ALUMNI SPOTLIGHT | MARCH 2016
KU major: Environmental Studies, Class of 2014
Current occupation: GIS Analyst
Research mentor while at KU: Robert Hagen
Describe the undergraduate research experience that you had while at KU: I did a survey of the Ash tree population on the University of Kansas's campus to provide preliminary data for conservation efforts against the Emerald Ash Borer. I hate to sound cliché, but undergraduate research was one of the best academic and professional choices I made at KU. So many doors opened for me when I chose to be involved in research, that my only regret was to not start it sooner. The best part of the experience for me was not the grant money that is readily given out to so many different students, but it was the experience that I am able to use and reference when an employer asks me about any independent and group projects. The interview process for my current job felt much easier and fluid since I could reference all of the applicable experience that I gained form undergraduate research.
Q: What do you think was the most important thing you learned while doing undergraduate research?
A: Something that I learned from the undergraduate research experience that I still use to this day is, whether you know a lot or incredibly little about a topic or subject, never refrain from at least trying to get involved. After I began to get involved in clubs and organizations outside of class, I realized that there are much more enjoyable and tangible learning experiences to gain from the university outside of the coursework.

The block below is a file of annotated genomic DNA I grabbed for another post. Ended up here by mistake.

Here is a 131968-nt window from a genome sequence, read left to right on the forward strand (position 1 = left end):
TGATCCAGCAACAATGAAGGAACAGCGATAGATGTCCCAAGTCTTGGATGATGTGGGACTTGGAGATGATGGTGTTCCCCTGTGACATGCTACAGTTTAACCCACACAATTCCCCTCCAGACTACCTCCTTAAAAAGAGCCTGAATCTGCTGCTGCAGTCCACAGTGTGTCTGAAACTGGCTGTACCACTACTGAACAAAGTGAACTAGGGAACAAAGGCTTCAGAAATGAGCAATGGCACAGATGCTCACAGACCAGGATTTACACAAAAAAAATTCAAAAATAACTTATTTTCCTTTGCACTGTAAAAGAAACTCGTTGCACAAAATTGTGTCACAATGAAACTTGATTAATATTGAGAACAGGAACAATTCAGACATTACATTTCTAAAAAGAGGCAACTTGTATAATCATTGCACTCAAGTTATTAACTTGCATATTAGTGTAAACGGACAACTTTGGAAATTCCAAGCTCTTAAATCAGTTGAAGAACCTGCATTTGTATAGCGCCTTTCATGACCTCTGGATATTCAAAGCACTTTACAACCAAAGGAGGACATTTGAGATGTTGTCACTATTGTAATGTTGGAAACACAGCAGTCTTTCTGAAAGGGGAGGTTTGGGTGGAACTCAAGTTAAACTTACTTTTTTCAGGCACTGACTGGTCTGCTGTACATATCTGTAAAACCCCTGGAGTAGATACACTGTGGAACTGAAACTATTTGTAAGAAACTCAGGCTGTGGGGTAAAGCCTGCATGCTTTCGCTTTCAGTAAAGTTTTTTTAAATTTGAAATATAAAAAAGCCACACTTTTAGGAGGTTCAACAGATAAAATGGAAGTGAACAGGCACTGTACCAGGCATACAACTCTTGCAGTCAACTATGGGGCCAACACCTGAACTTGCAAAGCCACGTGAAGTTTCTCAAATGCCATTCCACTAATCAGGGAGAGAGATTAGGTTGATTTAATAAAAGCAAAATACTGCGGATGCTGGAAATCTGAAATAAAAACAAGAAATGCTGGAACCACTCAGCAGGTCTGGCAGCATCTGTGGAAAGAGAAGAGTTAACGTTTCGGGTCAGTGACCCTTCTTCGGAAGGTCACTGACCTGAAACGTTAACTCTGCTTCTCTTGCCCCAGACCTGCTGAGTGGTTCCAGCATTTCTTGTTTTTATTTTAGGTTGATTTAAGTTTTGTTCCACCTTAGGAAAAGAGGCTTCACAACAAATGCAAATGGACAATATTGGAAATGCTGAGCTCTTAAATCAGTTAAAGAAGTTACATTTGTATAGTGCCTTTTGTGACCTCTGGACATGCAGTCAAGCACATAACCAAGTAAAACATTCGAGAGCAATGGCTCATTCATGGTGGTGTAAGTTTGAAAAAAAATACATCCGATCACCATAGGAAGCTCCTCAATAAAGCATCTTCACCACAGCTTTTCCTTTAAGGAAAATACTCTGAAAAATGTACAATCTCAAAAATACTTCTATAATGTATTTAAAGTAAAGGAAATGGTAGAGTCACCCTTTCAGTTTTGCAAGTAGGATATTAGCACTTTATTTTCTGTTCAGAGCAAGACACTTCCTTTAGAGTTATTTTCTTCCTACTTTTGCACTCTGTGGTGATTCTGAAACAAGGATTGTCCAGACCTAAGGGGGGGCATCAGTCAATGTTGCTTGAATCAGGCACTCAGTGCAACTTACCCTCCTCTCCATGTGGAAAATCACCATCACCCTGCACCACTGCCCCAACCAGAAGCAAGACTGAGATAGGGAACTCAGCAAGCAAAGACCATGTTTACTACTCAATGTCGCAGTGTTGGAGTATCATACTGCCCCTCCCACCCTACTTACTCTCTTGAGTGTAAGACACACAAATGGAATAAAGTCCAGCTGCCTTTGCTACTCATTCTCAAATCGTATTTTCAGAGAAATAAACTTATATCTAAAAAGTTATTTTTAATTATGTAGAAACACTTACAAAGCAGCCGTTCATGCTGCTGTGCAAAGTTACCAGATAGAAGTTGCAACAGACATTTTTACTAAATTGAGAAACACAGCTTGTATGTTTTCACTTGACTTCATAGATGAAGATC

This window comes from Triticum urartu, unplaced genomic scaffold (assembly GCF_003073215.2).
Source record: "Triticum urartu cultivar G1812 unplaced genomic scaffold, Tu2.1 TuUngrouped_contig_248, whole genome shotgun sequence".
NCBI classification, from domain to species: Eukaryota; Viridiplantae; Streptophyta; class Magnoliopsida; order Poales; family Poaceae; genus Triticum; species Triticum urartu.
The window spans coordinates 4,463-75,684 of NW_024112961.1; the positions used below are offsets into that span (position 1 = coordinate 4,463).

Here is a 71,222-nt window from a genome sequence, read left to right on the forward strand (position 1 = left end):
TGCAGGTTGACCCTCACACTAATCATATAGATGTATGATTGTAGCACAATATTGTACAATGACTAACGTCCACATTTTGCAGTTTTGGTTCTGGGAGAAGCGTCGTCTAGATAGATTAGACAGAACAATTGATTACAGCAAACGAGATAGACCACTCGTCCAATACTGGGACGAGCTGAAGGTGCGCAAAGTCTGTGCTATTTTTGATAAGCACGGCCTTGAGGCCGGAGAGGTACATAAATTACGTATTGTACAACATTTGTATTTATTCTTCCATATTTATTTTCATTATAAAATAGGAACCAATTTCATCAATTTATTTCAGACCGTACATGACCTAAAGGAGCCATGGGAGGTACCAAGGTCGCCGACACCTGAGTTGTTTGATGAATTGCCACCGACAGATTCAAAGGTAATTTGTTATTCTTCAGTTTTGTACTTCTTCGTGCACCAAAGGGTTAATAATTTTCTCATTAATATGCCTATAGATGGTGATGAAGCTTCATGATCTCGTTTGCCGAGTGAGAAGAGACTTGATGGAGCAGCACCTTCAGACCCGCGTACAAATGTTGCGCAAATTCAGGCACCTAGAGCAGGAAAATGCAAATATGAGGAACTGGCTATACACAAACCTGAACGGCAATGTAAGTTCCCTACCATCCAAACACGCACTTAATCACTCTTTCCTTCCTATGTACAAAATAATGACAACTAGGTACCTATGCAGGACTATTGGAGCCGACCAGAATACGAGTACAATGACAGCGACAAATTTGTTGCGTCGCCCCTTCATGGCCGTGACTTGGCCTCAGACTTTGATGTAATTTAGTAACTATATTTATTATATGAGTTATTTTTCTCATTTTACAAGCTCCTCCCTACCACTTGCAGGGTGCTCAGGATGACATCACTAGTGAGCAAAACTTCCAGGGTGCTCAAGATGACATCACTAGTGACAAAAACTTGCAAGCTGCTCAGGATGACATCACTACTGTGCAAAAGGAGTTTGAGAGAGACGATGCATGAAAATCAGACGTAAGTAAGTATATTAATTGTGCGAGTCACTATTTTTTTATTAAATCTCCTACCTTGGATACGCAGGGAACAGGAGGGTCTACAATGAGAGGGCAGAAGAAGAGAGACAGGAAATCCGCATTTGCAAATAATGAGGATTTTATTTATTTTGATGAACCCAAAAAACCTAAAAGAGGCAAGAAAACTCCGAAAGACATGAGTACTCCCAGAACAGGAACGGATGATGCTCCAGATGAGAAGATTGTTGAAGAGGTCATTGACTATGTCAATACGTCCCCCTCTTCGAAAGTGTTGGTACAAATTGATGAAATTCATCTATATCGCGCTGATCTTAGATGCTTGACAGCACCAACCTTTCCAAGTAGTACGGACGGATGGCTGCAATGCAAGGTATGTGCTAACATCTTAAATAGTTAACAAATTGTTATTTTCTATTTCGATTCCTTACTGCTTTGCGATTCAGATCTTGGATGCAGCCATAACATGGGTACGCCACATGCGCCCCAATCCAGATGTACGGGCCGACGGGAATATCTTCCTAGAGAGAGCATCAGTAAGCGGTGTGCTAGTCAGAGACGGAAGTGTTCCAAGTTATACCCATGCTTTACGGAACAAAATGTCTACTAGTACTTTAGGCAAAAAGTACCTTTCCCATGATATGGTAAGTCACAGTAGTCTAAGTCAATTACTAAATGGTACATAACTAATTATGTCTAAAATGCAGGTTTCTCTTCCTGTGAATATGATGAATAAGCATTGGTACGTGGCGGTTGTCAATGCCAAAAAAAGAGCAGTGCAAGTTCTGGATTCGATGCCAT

Q: What advice do you have for undergraduates who might be interested in doing research or creative scholarship?
A: Why even hesitate? There are an abundant amount of resources at the university that are literally there to help you succeed. So no matter whether it's an issue of time, money, or a lack of experience, all it takes is some motivation and the rest of it will fall into place. Plus, getting those awards couldn't hurt to use for school, rent or any issue that could prevent you from excelling.
Q: Do you use any of the skills or perspectives gained doing research in your current occupation? How so?
A: For me, undergraduate research was not solely about studying and learning about one specific idea or concept, it was learning how to reach out to people when you may not understand how to do something or how something might work. It showed me that even though it is considered "independent research," it will require you to collaborate and work with other people to create a final product. Above all, it taught me "real-world" professional and interpersonal skills revolving around a subject that I truly cared about.
Q: Many undergraduate researchers are making decisions about what to do after they graduate from KU. Having been in those shoes, what do you know now that you wish you’d known then? Do you have any advice?
A: Having a 4.0 GPA is something that very few and fortunate people will be able to experience and hopefully they will be able to apply those grades to their career field, but for the rest of us, that's not the case. Having more tangible skills and experiences to reference and put on my resumé is what ultimately got me the job where I happily am now. Being able to pull from my internships and undergraduate research experience gave me the ability to explain to my employer about a real project that I was able to start from the beginning and see through to the end.